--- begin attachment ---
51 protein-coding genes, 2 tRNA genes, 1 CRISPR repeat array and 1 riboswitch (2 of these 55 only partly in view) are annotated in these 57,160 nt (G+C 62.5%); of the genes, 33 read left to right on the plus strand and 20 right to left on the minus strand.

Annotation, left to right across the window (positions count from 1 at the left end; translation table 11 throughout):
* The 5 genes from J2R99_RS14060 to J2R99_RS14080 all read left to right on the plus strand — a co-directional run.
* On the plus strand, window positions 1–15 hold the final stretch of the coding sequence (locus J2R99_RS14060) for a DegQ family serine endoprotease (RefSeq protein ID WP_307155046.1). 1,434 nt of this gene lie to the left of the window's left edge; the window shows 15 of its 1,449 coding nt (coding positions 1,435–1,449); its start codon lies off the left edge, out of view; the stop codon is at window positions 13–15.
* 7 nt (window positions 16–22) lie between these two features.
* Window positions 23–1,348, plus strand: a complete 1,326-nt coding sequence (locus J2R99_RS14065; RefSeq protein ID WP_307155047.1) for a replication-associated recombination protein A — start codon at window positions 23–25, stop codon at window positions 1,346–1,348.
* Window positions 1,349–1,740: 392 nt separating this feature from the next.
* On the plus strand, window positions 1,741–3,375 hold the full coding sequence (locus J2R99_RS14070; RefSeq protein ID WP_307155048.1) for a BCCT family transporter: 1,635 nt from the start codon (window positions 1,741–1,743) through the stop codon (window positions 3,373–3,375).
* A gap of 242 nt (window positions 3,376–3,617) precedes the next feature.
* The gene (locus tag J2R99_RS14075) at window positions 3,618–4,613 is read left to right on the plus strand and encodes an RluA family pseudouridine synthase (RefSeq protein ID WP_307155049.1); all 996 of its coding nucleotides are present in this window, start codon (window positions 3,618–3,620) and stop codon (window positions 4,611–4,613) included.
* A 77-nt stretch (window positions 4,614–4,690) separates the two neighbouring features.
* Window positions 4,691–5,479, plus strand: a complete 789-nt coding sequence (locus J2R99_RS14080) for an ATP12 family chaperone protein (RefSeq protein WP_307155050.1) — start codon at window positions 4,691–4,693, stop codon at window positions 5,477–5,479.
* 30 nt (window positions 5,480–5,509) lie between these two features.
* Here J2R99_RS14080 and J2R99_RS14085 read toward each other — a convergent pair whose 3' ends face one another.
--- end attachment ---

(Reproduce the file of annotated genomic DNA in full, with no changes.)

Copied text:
51 protein-coding genes, 2 tRNA genes, 1 CRISPR repeat array and 1 riboswitch (2 of these 55 only partly in view) are annotated in these 57,160 nt (G+C 62.5%); of the genes, 33 read left to right on the plus strand and 20 right to left on the minus strand.

Annotation, left to right across the window (positions count from 1 at the left end; translation table 11 throughout):
* The 5 genes from J2R99_RS14060 to J2R99_RS14080 all read left to right on the plus strand — a co-directional run.
* On the plus strand, window positions 1–15 hold the final stretch of the coding sequence (locus J2R99_RS14060) for a DegQ family serine endoprotease (RefSeq protein ID WP_307155046.1). 1,434 nt of this gene lie to the left of the window's left edge; the window shows 15 of its 1,449 coding nt (coding positions 1,435–1,449); its start codon lies off the left edge, out of view; the stop codon is at window positions 13–15.
* 7 nt (window positions 16–22) lie between these two features.
* Window positions 23–1,348, plus strand: a complete 1,326-nt coding sequence (locus J2R99_RS14065; RefSeq protein ID WP_307155047.1) for a replication-associated recombination protein A — start codon at window positions 23–25, stop codon at window positions 1,346–1,348.
* Window positions 1,349–1,740: 392 nt separating this feature from the next.
* On the plus strand, window positions 1,741–3,375 hold the full coding sequence (locus J2R99_RS14070; RefSeq protein ID WP_307155048.1) for a BCCT family transporter: 1,635 nt from the start codon (window positions 1,741–1,743) through the stop codon (window positions 3,373–3,375).
* A gap of 242 nt (window positions 3,376–3,617) precedes the next feature.
* The gene (locus tag J2R99_RS14075) at window positions 3,618–4,613 is read left to right on the plus strand and encodes an RluA family pseudouridine synthase (RefSeq protein ID WP_307155049.1); all 996 of its coding nucleotides are present in this window, start codon (window positions 3,618–3,620) and stop codon (window positions 4,611–4,613) included.
* A 77-nt stretch (window positions 4,614–4,690) separates the two neighbouring features.
* Window positions 4,691–5,479, plus strand: a complete 789-nt coding sequence (locus J2R99_RS14080) for an ATP12 family chaperone protein (RefSeq protein WP_307155050.1) — start codon at window positions 4,691–4,693, stop codon at window positions 5,477–5,479.
* 30 nt (window positions 5,480–5,509) lie between these two features.
* Here J2R99_RS14080 and J2R99_RS14085 read toward each other — a convergent pair whose 3' ends face one another.